Steve Elkins’ thoughtful, fascinating film about experimental music and musicians has been making the festival rounds for the past few years, and is finally available to screen on demand.  It’s exactly what our site is about, and is highly recommended to all of our readers.

One need not be familiar with our site, or even with experimental music, to be familiar with one of the names: last year, John Luther Adams won both a Pulitzer Prize and a Grammy for Becoming Ocean.  In a coup of sorts, this film captures the composer as he’s becoming inspired to create that very work.  It’s a perfect starting point for the film, because Adams’ music, although intensely creative, is still accessible to mainstream audiences.  Meanwhile, Misa Masaoka interacts with the natural world while Jon Rose and Bob Ostertag explore the porous line between music and politics.  Their subject matter could not be more timely.

AuroraAdams admits that when he first visited Alaska, he felt that he was “running away … from the centers of music,” but that he soon realized he was “running to a different center to a different music.”  By this admission, he underlines the connection between location and inspiration.  As the Aurora Borealis sparkles overhead, one imagines the music of the spheres, but Adams finds silence to be his greatest inspiration.  His patient music reflects the “reservoirs of silence” that he wishes to preserve in Alaska and elsewhere; he believes “music (can) matter as much as politics.”

While Adams seeks to translate nature to music, Misa Masaoka uses nature as instrument, seeking to reflect its array of voices.  The “tactile nature of wood and string” leads her to samples of heartbeats, EKG machines, and other means of transmitting electrical impulses to music.  She starts with humans, then moves to plants and cockroaches.  She allows the latter to crawl across her naked body, and the former to have a “solo”.  Is this “natural” music?  In one sense, not at all, in another, absolutely.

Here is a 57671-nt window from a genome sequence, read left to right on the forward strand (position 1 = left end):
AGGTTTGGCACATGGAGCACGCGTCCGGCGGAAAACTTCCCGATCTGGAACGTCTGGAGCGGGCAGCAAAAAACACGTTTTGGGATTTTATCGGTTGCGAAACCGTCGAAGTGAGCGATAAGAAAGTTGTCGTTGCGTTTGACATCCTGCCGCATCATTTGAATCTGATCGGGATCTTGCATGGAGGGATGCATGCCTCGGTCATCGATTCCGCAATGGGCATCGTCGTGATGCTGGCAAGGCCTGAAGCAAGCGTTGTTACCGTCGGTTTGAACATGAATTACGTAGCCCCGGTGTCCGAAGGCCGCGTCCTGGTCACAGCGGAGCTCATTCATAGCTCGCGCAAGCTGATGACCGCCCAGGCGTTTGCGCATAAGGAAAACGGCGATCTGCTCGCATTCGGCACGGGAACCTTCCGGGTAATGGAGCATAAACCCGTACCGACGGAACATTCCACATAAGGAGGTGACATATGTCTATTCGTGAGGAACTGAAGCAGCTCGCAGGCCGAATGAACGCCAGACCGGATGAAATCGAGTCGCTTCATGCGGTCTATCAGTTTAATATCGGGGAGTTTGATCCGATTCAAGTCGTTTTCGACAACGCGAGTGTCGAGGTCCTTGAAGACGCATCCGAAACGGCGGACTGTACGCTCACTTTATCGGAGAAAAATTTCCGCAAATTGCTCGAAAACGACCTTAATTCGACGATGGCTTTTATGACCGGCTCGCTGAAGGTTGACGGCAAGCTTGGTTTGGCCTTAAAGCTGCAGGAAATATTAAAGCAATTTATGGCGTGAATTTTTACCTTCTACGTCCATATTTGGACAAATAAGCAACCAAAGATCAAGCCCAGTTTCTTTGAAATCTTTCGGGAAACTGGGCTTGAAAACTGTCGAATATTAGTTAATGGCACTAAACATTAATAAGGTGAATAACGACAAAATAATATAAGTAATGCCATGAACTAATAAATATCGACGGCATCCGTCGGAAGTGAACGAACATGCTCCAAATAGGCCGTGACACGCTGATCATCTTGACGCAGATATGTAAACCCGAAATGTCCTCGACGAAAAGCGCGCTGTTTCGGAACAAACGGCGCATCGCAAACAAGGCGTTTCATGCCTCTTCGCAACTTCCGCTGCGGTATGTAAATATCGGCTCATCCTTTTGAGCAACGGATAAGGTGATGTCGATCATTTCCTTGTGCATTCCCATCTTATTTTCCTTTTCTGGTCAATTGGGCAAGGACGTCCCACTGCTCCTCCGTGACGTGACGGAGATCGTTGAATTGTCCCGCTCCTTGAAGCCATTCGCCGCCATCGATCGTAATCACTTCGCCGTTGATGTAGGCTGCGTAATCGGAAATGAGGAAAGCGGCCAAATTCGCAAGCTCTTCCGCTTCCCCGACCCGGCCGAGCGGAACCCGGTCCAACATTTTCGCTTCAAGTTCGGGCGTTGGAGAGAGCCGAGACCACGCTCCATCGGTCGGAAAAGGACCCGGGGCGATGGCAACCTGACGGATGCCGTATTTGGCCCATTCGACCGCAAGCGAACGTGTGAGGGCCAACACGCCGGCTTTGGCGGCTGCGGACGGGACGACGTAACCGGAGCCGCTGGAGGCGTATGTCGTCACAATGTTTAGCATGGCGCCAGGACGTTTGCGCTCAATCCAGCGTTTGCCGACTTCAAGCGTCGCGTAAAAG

Crazy bike!“The violin is a pain,” admits Jon Rose, as he breaks one in a doorway.  Then he blows one up.  Then he begins to make monstrous, mutated string instruments.  His disregard for convention leads him to surprising places.  Watching him ride laps on a bicycle-powered violin brings back memories of childlike glee, pasting the head of one model on another.  Rose continues far past where most people stop, ever restless, ever curious.  Soon he has a bicycle orchestra.  The expression “everything but the kitchen sink” does not apply: he uses the kitchen sink too!  His friend asks, “Why, Jon?” ~ he calls his music “unpopular music,” challenging definitions of quality based on popularity.  “I love to play for an audience of nobody,” he admits, but he doesn’t.  “You can’t play barbed wire,” he says; and then he does.  His initial motivation is to investigate sonic properties, but as he gets to know the fences he uses, he begins to ask why they are used; and at this point, his music becomes interactive.  The fence – both literal presence and metaphor – becomes an opportunity for sonic and social transformation.

Rose teams up with Ostertag to add accelerometers to soccer balls and kayak paddles, while Ostertag teams up with stop-motion filmmaker Pierre Hebert to create audio-visual experiments.  But Ostertag’s time in El Salvador colors his later experiments.  He records a boy burying his father: the shovel, the tears, the fly.  It’s field recording as political protest: the exposure of truth through sound.  He travels to California to translate a gay rights riot to a score, enlisting the aid of the Kronos Quartet, whose sounds occupy the frames of the film.  In light of the recent Supreme Court decision, this segment possesses particular weight: the resonance of the title.

The editing of the film is wise throughout: a swiftly-moving blend of film stock, nature in motion, live interview, split screen, animation and more.  The interviews (responses only; no questions) are intercut until the viewer begins to see them as interconnected: pieces of a tapestry with a simple message: that because music is interwoven with everything from nature to humanity to politics, music has the ability to reflect and change as well as to entertain.  Even without visuals, the audio works as sound collage.  The Reach of Resonance deserves the prizes it’s received to date, as well as those it is likely to receive from this point on; the general public has just received a gift.  (Richard Allen, 2015)

The original article can be read here.